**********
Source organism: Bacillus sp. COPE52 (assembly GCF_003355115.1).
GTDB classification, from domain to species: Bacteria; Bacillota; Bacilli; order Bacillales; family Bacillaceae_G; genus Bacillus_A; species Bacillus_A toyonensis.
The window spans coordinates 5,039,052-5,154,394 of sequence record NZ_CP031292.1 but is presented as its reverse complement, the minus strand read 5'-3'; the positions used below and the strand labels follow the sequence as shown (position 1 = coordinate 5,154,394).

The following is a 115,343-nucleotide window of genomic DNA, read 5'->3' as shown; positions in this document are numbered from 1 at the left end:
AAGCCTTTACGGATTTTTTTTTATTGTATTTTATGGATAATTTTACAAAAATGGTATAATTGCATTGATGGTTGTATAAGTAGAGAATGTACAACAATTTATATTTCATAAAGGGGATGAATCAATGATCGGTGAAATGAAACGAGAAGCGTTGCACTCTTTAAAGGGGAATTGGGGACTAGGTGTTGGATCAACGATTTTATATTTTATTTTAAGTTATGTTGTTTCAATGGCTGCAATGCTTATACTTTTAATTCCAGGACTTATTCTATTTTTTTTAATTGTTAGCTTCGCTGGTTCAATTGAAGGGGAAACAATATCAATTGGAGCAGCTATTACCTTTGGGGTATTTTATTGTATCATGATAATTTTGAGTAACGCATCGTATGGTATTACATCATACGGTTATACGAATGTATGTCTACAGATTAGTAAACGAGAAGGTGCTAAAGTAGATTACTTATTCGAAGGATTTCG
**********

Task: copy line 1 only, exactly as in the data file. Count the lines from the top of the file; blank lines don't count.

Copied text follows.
Source organism: Bacillus sp. COPE52 (assembly GCF_003355115.1).